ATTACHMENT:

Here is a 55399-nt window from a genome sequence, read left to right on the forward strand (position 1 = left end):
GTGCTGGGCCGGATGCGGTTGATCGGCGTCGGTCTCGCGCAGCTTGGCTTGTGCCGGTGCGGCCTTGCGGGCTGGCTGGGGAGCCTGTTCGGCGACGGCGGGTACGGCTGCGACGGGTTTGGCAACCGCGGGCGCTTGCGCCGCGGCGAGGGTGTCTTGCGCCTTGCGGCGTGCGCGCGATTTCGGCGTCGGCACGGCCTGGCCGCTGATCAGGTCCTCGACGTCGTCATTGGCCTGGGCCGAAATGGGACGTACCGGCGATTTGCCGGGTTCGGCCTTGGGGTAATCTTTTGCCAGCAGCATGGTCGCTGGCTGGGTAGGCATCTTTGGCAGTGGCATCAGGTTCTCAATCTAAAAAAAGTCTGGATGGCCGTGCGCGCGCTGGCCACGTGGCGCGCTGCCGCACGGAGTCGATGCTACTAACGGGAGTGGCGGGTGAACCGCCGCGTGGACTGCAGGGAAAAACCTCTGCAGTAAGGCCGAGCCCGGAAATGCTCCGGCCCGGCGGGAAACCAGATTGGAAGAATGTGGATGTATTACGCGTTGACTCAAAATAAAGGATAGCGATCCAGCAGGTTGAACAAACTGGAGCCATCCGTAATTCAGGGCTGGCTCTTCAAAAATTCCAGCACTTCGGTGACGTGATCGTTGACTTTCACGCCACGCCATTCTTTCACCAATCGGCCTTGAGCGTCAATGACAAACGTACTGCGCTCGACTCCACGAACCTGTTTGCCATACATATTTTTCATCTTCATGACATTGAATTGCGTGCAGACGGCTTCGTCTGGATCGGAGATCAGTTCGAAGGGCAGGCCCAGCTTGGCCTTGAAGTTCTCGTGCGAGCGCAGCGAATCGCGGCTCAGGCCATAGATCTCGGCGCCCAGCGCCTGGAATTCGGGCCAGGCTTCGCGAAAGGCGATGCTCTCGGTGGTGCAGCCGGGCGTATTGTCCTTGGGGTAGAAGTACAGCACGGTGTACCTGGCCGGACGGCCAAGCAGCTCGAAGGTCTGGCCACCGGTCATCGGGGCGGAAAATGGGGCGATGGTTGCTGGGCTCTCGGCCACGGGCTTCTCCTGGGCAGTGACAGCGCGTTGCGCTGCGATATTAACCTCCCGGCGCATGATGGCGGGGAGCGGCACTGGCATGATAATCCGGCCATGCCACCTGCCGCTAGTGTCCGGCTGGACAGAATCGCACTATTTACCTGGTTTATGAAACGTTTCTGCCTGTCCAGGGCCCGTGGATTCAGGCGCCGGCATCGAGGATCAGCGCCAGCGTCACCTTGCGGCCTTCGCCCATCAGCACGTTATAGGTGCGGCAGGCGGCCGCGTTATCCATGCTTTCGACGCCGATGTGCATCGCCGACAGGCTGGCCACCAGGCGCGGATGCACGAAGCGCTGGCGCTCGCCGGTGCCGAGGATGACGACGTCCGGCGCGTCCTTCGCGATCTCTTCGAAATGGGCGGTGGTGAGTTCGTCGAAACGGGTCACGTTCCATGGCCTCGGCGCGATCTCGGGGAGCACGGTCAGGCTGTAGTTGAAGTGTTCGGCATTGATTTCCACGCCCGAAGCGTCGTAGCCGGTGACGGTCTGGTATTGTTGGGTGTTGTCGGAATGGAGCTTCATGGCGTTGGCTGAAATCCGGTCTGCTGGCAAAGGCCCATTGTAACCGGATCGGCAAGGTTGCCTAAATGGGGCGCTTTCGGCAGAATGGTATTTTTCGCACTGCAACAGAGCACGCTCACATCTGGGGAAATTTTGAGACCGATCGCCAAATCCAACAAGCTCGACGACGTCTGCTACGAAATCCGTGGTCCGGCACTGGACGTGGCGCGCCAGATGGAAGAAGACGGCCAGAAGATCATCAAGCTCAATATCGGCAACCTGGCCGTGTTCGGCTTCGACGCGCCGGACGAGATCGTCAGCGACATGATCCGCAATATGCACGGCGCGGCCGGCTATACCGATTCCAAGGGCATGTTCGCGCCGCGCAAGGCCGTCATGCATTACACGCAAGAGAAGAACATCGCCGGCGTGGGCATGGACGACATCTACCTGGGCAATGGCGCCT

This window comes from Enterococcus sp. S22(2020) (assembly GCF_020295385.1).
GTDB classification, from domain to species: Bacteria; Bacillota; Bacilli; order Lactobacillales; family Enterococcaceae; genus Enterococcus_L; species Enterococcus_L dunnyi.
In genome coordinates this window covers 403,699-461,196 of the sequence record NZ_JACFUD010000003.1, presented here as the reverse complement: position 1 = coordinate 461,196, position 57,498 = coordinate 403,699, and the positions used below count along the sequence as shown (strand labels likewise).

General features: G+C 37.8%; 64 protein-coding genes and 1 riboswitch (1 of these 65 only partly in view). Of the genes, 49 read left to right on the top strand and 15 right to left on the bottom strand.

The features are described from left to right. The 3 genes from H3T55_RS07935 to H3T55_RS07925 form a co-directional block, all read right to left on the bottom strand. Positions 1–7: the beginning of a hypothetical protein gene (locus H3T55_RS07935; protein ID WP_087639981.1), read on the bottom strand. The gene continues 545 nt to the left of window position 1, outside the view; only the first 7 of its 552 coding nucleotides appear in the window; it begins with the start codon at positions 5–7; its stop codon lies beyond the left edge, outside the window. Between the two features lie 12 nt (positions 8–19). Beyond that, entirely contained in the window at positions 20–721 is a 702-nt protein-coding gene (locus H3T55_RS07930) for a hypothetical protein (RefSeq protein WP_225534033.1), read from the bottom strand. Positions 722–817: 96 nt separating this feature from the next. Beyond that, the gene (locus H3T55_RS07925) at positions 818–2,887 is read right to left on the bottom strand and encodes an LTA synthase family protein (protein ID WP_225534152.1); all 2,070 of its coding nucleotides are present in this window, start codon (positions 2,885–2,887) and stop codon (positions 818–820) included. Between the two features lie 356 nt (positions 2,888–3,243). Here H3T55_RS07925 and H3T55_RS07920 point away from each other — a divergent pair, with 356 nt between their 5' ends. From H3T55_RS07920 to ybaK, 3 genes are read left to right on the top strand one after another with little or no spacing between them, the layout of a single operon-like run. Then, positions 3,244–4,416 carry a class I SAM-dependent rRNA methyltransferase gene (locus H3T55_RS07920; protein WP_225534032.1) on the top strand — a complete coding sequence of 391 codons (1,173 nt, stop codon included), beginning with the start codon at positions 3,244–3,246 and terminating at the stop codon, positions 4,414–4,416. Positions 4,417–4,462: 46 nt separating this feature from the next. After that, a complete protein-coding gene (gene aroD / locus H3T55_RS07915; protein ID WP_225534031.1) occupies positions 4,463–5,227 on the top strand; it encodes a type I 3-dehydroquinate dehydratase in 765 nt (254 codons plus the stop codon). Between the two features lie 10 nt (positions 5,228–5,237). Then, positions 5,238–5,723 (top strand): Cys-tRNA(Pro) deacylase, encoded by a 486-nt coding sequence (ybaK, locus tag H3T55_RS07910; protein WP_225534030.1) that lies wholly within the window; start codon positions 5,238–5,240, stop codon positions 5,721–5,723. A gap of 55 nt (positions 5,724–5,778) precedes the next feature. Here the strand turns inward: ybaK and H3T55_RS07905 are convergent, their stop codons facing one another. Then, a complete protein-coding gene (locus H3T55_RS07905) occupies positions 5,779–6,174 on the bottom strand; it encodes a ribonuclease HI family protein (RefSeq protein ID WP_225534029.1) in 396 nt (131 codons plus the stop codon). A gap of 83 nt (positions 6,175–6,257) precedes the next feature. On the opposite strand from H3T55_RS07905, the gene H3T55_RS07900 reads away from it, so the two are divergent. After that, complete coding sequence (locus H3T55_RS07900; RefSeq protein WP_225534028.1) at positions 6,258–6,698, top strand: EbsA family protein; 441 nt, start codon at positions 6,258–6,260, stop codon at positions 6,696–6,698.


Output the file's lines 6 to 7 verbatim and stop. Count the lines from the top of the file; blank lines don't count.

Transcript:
General features: G+C 37.8%; 64 protein-coding genes and 1 riboswitch (1 of these 65 only partly in view). Of the genes, 49 read left to right on the top strand and 15 right to left on the bottom strand.

The features are described from left to right. The 3 genes from H3T55_RS07935 to H3T55_RS07925 form a co-directional block, all read right to left on the bottom strand. Positions 1–7: the beginning of a hypothetical protein gene (locus H3T55_RS07935; protein ID WP_087639981.1), read on the bottom strand. The gene continues 545 nt to the left of window position 1, outside the view; only the first 7 of its 552 coding nucleotides appear in the window; it begins with the start codon at positions 5–7; its stop codon lies beyond the left edge, outside the window. Between the two features lie 12 nt (positions 8–19). Beyond that, entirely contained in the window at positions 20–721 is a 702-nt protein-coding gene (locus H3T55_RS07930) for a hypothetical protein (RefSeq protein WP_225534033.1), read from the bottom strand. Positions 722–817: 96 nt separating this feature from the next. Beyond that, the gene (locus H3T55_RS07925) at positions 818–2,887 is read right to left on the bottom strand and encodes an LTA synthase family protein (protein ID WP_225534152.1); all 2,070 of its coding nucleotides are present in this window, start codon (positions 2,885–2,887) and stop codon (positions 818–820) included. Between the two features lie 356 nt (positions 2,888–3,243). Here H3T55_RS07925 and H3T55_RS07920 point away from each other — a divergent pair, with 356 nt between their 5' ends. From H3T55_RS07920 to ybaK, 3 genes are read left to right on the top strand one after another with little or no spacing between them, the layout of a single operon-like run. Then, positions 3,244–4,416 carry a class I SAM-dependent rRNA methyltransferase gene (locus H3T55_RS07920; protein WP_225534032.1) on the top strand — a complete coding sequence of 391 codons (1,173 nt, stop codon included), beginning with the start codon at positions 3,244–3,246 and terminating at the stop codon, positions 4,414–4,416. Positions 4,417–4,462: 46 nt separating this feature from the next. After that, a complete protein-coding gene (gene aroD / locus H3T55_RS07915; protein ID WP_225534031.1) occupies positions 4,463–5,227 on the top strand; it encodes a type I 3-dehydroquinate dehydratase in 765 nt (254 codons plus the stop codon). Between the two features lie 10 nt (positions 5,228–5,237). Then, positions 5,238–5,723 (top strand): Cys-tRNA(Pro) deacylase, encoded by a 486-nt coding sequence (ybaK, locus tag H3T55_RS07910; protein WP_225534030.1) that lies wholly within the window; start codon positions 5,238–5,240, stop codon positions 5,721–5,723. A gap of 55 nt (positions 5,724–5,778) precedes the next feature. Here the strand turns inward: ybaK and H3T55_RS07905 are convergent, their stop codons facing one another. Then, a complete protein-coding gene (locus H3T55_RS07905) occupies positions 5,779–6,174 on the bottom strand; it encodes a ribonuclease HI family protein (RefSeq protein ID WP_225534029.1) in 396 nt (131 codons plus the stop codon). A gap of 83 nt (positions 6,175–6,257) precedes the next feature. On the opposite strand from H3T55_RS07905, the gene H3T55_RS07900 reads away from it, so the two are divergent. After that, complete coding sequence (locus H3T55_RS07900; RefSeq protein WP_225534028.1) at positions 6,258–6,698, top strand: EbsA family protein; 441 nt, start codon at positions 6,258–6,260, stop codon at positions 6,696–6,698.